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Squamous carcinoma of the bladder has a poor prognosis. Low overall 5 year survival 7-50% is cited due to advanced stage at presentation, grade and vascular density. We show in our series that there are many unusual features of this tumour. This includes a worse all cause mortality that, we propose, is probably due to worse co-morbidities than in the TCC population.
Study population was 258 patients who underwent radical cystectomy who were followed over 18 years. 230 had transitional cell cancer and 16 had squamous cell cancer on final histology. Kaplan Meier curves are generated. Patient and tumour characteristics are compared.
16 Squamous cell
230 Transition cell
P value Fishers and t
Tumour volume cc
Positive surgical margins
Node positive patients
Number of nodes positive (total number of nodes)
Proportion of ECE
2/13 = 0.15
22/128 = 0.17
83/185 = 0.45
Progression free survival at 5 years
Disease specific survival at 5 years
All cause survival at 5 years
Number of disease specific deaths
Number of all cause deaths
SCC is quoted as accounting for only 1% of bladder cancer in UK. Our series has 6%. We note a number of differences between the two categories of SCC and TCC. Our series showed a predominance of women 69% with SCC which is contrary to most bladder cancer series with of 19% TCC being women. Both cohorts are of a similar age. The grade of squamous cell tumours are significantly lower than TCC yet have a far worse prognosis. 50% were low (2) or intermediate (6) grade SCC compared to only 7% with TCC. This may be partly related to the far larger tumour volume. Overall mean tumour volume of 106cc for SCC and 14cc for TCC. There was no significant difference between tumour volume of high grade SCC (101cc) compared to medium and low grade SCC (111cc). Only 19% of SCC were localised compared to 61% for TCC. 81% of SCC were locally advanced. 38% of SCC had positive surgical margins compared to only 9% of TCC. Interestingly, we do not see any greater lymph node involvement. We see an earlier tendency to progression ( 40% at 5 years local recurrence or metastasis) for SCC compared to only 24% for TCC. There is a higher disease specific mortality of 50% for SCC compared to only 29% for TCC at 5 years. However there is a far higher all cause mortality of 81% at 5 years with SCC compared to 39% for TCC.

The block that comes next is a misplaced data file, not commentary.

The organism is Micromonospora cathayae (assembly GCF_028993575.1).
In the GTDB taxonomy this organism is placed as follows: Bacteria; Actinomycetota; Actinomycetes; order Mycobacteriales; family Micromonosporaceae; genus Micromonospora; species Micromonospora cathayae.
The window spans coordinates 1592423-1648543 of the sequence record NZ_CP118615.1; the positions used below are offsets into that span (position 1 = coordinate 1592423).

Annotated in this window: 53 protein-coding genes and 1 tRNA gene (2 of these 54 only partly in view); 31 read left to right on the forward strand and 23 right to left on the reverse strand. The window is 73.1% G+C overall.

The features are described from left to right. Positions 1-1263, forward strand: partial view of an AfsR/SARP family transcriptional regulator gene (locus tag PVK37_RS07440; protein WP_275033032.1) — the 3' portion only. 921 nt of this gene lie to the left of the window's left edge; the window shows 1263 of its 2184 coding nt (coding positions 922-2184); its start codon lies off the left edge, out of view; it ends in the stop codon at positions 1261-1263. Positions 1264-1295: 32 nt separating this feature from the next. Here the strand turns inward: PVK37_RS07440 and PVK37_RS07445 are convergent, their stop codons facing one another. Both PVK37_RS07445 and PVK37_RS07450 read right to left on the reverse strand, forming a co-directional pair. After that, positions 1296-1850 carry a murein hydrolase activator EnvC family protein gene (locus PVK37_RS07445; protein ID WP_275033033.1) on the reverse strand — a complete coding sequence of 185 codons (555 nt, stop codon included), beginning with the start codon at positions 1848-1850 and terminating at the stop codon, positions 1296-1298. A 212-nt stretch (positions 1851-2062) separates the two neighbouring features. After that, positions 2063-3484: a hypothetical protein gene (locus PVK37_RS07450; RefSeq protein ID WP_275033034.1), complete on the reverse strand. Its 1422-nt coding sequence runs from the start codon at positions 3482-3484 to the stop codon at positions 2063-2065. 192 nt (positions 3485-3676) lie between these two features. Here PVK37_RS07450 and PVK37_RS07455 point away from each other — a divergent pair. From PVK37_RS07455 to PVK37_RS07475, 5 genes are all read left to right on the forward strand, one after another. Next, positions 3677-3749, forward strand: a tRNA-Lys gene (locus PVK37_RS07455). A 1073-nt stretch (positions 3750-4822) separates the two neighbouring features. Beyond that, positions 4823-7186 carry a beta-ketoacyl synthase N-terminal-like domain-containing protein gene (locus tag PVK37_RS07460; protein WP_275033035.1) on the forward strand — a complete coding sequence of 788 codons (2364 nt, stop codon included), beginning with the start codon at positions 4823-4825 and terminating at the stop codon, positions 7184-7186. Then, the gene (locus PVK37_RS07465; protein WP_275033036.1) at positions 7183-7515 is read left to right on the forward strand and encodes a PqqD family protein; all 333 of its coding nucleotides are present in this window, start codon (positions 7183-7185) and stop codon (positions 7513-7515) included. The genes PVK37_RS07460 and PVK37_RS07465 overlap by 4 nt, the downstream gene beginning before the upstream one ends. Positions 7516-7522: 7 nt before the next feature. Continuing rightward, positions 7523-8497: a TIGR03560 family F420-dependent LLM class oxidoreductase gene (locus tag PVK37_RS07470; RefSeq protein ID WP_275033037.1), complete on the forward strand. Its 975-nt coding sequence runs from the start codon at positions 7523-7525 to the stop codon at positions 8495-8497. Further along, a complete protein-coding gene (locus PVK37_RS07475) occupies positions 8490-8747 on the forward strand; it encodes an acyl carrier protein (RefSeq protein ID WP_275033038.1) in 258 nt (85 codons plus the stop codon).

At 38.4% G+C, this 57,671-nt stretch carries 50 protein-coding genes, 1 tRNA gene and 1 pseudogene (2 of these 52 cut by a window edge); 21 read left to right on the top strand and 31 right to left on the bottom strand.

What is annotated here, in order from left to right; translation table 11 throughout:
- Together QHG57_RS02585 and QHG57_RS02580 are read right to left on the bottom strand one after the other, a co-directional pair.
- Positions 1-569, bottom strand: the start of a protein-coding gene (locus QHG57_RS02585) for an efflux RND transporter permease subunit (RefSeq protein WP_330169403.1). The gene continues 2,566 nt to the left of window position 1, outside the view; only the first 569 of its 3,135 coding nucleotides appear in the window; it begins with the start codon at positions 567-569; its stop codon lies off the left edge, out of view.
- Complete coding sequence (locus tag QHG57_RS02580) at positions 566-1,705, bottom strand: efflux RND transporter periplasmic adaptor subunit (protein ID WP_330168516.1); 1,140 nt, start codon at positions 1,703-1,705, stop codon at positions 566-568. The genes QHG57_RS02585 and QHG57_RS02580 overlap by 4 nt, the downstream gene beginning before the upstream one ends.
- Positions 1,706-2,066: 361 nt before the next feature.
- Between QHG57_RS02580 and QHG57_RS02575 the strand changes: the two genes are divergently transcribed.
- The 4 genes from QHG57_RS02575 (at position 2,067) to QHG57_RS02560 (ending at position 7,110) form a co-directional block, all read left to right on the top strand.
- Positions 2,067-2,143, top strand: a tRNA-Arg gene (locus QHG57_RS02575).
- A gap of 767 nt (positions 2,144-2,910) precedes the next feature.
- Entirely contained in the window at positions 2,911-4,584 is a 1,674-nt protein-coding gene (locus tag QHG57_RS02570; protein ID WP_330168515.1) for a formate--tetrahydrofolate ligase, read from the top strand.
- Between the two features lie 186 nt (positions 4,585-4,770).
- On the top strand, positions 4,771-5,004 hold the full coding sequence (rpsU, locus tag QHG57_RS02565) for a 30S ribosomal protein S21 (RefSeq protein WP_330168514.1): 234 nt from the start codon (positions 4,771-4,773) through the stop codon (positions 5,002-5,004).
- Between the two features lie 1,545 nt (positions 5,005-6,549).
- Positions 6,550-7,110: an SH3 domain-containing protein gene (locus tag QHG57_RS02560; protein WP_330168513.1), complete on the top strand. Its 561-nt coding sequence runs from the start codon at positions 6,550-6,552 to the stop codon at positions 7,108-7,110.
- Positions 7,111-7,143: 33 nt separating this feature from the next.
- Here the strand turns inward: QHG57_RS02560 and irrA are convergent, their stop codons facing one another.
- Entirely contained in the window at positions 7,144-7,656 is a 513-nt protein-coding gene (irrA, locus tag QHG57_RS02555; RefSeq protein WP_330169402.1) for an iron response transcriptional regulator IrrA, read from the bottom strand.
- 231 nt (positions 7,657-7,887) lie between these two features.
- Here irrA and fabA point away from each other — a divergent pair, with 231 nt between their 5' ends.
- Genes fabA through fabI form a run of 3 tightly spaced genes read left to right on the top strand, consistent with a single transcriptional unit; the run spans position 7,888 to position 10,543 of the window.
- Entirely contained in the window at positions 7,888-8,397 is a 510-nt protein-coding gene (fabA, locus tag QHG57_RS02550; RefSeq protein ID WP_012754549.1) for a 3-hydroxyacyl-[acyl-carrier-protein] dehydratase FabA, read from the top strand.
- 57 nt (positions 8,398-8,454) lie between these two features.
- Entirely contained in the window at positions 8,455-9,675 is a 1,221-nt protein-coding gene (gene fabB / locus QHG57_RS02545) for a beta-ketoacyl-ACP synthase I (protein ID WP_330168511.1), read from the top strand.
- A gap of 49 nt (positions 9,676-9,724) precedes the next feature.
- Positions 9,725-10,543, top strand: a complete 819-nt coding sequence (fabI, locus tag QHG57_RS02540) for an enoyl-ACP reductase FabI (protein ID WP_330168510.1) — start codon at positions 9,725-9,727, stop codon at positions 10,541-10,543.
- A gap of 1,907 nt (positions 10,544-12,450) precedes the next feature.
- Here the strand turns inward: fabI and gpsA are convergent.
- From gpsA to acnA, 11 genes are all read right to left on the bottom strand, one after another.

The study population have very large tumours that are locally advanced with positive surgical margins. The tumour volumes are of a similar size amongst the range of grades in SCC. There is a greater disease specific mortality for SCC. However, half of SCC are low and intermediate grades. Both long term SCC survivors had high grade tumours. A high grade SCC may not be as severe as a high grade TCC? Low and medium grade SCC does not confer a survival advantage, the effect of stage being a more powerful determinant of prognosis. There is a worse prognosis for SCC. This is probably due to a higher incidence of severe comorbidities accounting for the worse all cause mortality. Features specific to SCC account for the higher disease specific mortality.